1. Define the list and K value.
2. Calculate the differences between K consecutive elements in the list using the np.diff() method.
3. Find the indices where the difference is 0 using np.where() method.
4. Extract the sublists of length K starting from the found indices.
5. Combine all sublists into a single list.
6. Remove any duplicates in the resulting list.
7. Return the list of K consecutive elements.

## Python3

 `import` `numpy as np` `test_list ``=` `[``1``, ``1``, ``4``, ``5``, ``5``, ``6``, ``7``, ``7``, ``8``]``K ``=` `2` `# Printing original list``print``(``"The original list : "` `+` `str``(test_list))` `diffs ``=` `np.diff(test_list, n``=``K``-``1``)``indices ``=` `np.where(diffs ``=``=` `0``)[``0``]` `res ``=` `[]` `for` `i ``in` `indices:``    ``res.extend(test_list[i:i``+``K])``res ``=` `list``(``set``(res))``print``(``"The K consecutive elements are : "` `+` `str``(res))` `# This code is contributed by Vinay pinjala.`

Output:

```The original list : [1, 1, 4, 5, 5, 6, 7, 7, 8]
The K consecutive elements are : [1, 5, 7]```

Time complexity: O(n), where n is the length of the input list test_list. This is because the np.diff function and the subsequent np.where function take O(n) time, and the loop that extracts the K consecutive elements takes O(k) time, where k is the length of the output list.
Auxiliary space: O(n) because the diffs and indices arrays each require O(n) space, and the res list may also grow to O(n) in the worst case.

Method #6: Using the itertools module with islice() function.

Steps:

1. We use itertools.islice() to create a sliding window of size K on the test_list.
2. We check if all elements in the window are the same using the all() function.
3. If all elements are the same, we extend res with the window.
4. We remove duplicates from the result using the set() function.
5. Finally, we convert res back to a list to maintain the order of the elements.

## Python3

 `import` `itertools` `# initialize list``test_list ``=` `[``1``, ``1``, ``4``, ``5``, ``5``, ``6``, ``7``, ``7``, ``8``]` `# printing original list``print``(``"The original list : "` `+` `str``(test_list))` `# initialize K``K ``=` `2` `# Retain K consecutive elements using itertools``res ``=` `[]``for` `window ``in` `itertools.islice(``zip``(``*``(test_list[i:]``                                     ``for` `i ``in` `range``(K))), ``len``(test_list) ``-` `K ``+` `1``):``    ``if` `all``(x ``=``=` `window[``0``] ``for` `x ``in` `window):``        ``res.extend(window)` `# remove duplicates from the result``res ``=` `list``(``set``(res))` `# printing result``print``(``"The K consecutive elements are : "` `+` `str``(res))`

Output

```The original list : [1, 1, 4, 5, 5, 6, 7, 7, 8]
The K consecutive elements are : [1, 5, 7]```

Time complexity: O(N*K) where N is the length of the input list and K is the size of the sliding window.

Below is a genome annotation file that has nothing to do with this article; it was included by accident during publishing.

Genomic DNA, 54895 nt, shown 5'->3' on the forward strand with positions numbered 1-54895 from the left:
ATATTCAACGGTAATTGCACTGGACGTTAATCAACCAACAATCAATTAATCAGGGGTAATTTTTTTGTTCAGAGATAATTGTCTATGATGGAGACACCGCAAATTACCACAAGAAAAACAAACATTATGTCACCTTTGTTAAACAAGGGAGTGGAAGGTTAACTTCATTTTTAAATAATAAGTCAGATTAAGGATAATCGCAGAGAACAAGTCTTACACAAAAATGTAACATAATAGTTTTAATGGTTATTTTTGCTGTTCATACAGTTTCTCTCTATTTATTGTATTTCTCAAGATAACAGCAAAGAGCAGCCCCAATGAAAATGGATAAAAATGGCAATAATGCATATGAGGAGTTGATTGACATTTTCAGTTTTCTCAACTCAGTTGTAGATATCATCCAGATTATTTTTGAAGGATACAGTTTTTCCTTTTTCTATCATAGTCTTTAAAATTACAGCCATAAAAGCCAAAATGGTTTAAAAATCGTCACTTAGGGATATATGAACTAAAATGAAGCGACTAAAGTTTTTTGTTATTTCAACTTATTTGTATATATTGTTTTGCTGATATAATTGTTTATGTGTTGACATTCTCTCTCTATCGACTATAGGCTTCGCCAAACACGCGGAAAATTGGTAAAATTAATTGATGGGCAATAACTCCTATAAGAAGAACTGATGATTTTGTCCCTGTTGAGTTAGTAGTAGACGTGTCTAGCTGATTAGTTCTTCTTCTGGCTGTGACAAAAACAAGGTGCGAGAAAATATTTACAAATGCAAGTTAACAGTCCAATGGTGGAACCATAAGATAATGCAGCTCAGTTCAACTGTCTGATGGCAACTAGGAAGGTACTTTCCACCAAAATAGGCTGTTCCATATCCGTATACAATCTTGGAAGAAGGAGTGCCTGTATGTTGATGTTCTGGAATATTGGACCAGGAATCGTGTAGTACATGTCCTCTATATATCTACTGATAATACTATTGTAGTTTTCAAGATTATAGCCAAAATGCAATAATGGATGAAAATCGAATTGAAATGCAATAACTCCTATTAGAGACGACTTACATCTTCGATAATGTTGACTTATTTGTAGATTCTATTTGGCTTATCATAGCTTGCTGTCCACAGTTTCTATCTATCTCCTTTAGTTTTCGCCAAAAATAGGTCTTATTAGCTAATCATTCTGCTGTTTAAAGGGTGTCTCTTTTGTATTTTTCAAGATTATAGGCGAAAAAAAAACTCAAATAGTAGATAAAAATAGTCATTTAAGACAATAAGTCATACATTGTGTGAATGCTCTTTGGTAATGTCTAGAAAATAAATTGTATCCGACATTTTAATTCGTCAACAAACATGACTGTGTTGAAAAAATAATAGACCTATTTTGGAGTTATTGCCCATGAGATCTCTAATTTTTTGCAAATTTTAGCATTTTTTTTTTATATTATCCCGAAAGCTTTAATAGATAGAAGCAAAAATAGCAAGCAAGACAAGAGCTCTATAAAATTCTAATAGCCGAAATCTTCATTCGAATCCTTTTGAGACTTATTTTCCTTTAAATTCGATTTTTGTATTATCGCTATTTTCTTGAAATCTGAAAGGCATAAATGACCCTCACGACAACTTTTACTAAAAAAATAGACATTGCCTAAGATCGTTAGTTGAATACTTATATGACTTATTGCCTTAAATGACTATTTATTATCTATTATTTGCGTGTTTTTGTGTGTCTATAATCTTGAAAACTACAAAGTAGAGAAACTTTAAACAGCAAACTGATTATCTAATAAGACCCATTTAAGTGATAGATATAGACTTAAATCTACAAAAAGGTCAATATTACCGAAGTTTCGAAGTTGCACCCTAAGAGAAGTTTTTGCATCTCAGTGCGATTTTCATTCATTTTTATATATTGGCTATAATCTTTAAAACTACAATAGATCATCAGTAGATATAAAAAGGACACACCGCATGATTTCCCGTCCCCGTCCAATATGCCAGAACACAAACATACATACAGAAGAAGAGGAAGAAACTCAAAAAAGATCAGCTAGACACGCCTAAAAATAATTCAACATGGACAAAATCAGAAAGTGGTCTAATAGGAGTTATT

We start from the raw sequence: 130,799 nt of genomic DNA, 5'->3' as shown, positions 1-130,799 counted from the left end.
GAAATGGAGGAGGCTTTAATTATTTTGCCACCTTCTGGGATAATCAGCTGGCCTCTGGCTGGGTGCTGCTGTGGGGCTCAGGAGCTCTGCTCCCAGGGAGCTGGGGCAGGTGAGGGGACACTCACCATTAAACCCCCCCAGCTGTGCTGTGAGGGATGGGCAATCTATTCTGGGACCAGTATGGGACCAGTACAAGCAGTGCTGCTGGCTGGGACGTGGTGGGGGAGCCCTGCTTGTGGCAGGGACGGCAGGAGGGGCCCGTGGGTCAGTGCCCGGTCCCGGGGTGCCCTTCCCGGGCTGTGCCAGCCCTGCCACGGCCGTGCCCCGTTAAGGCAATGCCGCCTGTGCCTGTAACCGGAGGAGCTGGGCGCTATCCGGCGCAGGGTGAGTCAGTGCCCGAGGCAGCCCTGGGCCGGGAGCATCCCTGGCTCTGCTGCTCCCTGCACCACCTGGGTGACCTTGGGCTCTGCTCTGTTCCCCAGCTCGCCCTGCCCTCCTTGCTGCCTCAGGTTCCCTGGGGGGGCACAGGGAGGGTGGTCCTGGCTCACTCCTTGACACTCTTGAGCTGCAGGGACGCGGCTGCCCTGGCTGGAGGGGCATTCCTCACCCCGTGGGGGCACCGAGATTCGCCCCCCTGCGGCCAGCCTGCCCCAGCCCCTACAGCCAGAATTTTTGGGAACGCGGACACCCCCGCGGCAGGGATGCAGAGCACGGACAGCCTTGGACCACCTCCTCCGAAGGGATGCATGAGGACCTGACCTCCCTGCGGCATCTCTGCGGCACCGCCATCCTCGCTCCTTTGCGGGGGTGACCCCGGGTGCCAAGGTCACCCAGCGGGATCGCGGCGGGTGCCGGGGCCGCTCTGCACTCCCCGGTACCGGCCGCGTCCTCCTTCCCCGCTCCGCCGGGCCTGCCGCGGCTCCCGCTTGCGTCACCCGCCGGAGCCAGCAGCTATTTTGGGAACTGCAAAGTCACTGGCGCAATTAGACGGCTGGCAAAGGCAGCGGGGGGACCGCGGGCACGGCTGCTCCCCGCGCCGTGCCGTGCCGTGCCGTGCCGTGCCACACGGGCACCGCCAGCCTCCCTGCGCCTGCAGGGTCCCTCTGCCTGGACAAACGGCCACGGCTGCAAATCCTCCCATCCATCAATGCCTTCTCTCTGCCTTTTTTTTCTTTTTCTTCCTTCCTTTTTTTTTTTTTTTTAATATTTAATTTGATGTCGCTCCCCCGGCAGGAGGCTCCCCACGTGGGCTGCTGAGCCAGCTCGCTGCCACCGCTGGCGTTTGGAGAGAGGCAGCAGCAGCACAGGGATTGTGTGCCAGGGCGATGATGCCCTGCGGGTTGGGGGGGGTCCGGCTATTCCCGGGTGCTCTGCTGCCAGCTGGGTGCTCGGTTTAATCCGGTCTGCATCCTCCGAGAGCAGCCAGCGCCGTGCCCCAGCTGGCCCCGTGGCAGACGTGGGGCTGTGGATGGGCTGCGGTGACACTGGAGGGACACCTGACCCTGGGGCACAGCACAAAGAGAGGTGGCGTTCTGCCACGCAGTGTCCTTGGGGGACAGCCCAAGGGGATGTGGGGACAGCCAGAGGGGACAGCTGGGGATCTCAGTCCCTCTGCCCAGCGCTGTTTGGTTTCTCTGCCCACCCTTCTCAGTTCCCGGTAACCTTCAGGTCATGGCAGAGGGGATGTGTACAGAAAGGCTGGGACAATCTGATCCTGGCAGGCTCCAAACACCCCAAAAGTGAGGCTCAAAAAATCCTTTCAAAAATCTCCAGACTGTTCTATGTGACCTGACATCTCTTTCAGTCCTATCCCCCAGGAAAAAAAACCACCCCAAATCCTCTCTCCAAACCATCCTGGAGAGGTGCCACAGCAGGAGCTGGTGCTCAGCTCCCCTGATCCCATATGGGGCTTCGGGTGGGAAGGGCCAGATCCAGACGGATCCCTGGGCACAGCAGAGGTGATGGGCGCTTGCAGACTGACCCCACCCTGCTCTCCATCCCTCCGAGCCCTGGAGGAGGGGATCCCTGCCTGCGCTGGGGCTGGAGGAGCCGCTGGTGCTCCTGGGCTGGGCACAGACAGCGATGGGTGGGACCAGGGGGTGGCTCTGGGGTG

Auxiliary space: O(N) since the sliding window can hold up to N/K elements at any given time.

METHOD 7:Using re.

APPROACH:

This program takes a list of integers and a value k as input. It then finds all runs of k consecutive integers in the list, and returns them as a new list.

ALGORITHM:

1. Convert the input list to a string.
2. Construct a regular expression to find all runs of k consecutive digits in the string.
3. Use the re.findall() function to find all matches of the regular expression in the string.
4. Convert the matches back to integers and return the result.

## Python3

 `import` `re` `def` `retain_k_consecutive_elements(lst, k):``    ``# Convert the list to a string``    ``s ``=` `''.join(``str``(x) ``for` `x ``in` `lst)``    ` `    ``# Find all runs of k consecutive characters``    ``regex ``=` `r``'(\d)\1{{{}}}(?!\1)'``.``format``(k``-``1``)``    ``matches ``=` `re.findall(regex, s)``    ` `    ``# Convert the matches back to integers and return the result``    ``return` `[``int``(c) ``for` `c ``in` `''.join(matches)]` `lst ``=` `[``1``, ``1``, ``4``, ``5``, ``5``, ``6``, ``7``, ``7``, ``8``]``k ``=` `2``print``(``"The original list: "``, lst)``print``(``"The K consecutive elements: "``, retain_k_consecutive_elements(lst, k))`

Output

```The original list:  [1, 1, 4, 5, 5, 6, 7, 7, 8]
The K consecutive elements:  [1, 5, 7]```

Time Complexity:
The time complexity of this algorithm depends on the length of the input list and the value of k. The most time-consuming step is the regular expression search, which has a time complexity of O(n), where n is the length of the input string. Since the input list is converted to a string, the time complexity of this program is also O(n).

Space Complexity:
The space complexity of this algorithm depends on the length of the input list and the number of matches found by the regular expression search. The input list is converted to a string, which requires O(n) space. The regular expression search creates a list of matches, which requires additional space proportional to the number of matches. Therefore, the space complexity of this program is O(n+m), where n is the length of the input list and m is the number of matches found by the regular expression search.